Wim Wenders’s Pina is partly a documentary but mostly a tribute to German choreographer Pina Bausch. The majority of the film consists of performances by the dancers in the Tanztheater Wuppertal Company, who were lead by Bausch for 36 years up until her death in 2009. For those of us who are dance-curious yet a bit cynical about the value of contemporary dance, being introduced to Bausch’s work via a film as energetic and inspired as Pina is something of a revelation. Suddenly it all makes sense. In her work we can see the combination of technical skill, theatrical innovation and personal expression that makes the performances so fresh and relevant.
Whether intimate pieces or large ensemble works, the performances often extend beyond the confines of the traditional stage to incorporate a range of objects, with dirt, water and chairs seemingly being favourite motifs of Bausch’s. Wenders further emphasises this bold use of space by continually contrasting performances inside a theatre to performances in the wild, in urban spaces and in industrial spaces. Bausch’s radical approach to theatrical space is clearly a wonderful inspiration for how to use film space.
Not only has Wenders created a film that truly expresses the power of the performances, but he also suitably enhances specific pieces through the use of uniquely cinematic techniques. We get to view the performances from a number of vantage points, but Wenders also gives us close-ups and even point-of-view shots from some of the dancers. Dissolves are used gracefully to flow from one piece to another, freeze-frames dramatically amplify a piece that utilises flash photography and one routine constantly cuts between an ensemble of older dancers and an ensemble of young dancers.
Perhaps most significantly, Wenders uses 3D cinematography not so that the elements on screen jump out at the audience, but to give a real physical depth to the space of the performances. The results are some of the best, and appropriate, uses of 3D technology. The 3D in Pina feel so much more than a novelty and like Werner Herzog’s Cave of Forgotten Dreams it actually feels essential. While the use of 3D is seemingly already beginning to run out of steam in Hollywood cinema, it’s tremendous to see innovators like Herzog and Wenders putting it to use with such a sense of purpose.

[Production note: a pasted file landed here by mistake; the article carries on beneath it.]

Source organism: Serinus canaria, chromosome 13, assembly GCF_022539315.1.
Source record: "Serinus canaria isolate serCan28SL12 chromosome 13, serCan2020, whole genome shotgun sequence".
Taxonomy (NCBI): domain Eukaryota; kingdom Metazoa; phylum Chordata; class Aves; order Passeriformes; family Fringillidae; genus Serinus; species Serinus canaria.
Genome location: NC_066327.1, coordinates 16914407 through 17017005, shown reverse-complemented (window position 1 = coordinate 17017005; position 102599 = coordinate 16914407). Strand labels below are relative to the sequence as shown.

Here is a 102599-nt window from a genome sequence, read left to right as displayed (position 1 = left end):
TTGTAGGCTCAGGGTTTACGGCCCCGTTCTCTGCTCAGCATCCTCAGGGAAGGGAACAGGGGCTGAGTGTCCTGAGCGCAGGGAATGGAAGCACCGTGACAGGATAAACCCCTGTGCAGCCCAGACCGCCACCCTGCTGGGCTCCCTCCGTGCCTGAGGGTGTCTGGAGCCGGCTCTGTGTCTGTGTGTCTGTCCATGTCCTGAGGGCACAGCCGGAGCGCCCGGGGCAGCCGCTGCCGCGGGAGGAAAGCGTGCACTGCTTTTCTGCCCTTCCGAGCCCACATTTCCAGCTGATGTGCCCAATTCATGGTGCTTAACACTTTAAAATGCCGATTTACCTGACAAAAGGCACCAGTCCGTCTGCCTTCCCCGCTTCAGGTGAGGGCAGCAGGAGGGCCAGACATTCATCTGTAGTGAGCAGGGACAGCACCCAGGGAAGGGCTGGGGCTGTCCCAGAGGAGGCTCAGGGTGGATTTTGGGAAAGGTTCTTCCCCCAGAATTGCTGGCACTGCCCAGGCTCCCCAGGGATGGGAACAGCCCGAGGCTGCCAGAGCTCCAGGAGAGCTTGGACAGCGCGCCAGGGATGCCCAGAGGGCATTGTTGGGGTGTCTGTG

Ultimately the real star of Pina is Pina Bausch who lives on in the film through some archival footage but mainly through her choreography. Wenders wisely has the various dancers only speak off screen, played over close-up shots of them looking down into the camera. By not actually seeing the dancers physically speak, the idea that they truly communicate through dance is further conveyed. The small fragments of speech that Wenders does allow each performer frequently relates to their relationship with Bausch and how so much of who they are as people and dancers fuelled the performances that she developed out of them. This then becomes evident when we see the performances, which are so expressive and passionate as well as technically accomplished.
Possibly more so than cinema, dance is one of the trickiest art forms to articulate why it works or doesn’t work. In Pina it definitely works as the combination of stagecraft, technical prowess and raw emotion is frequently overwhelming. The whole range of human emotion is expressed and experienced during this film, making it a sublime visual accomplishment. Audiences already interested in contemporary dance will possibly find Pina a transcendent experience while those of us who are new converts will be energised by the new discovery we have just made.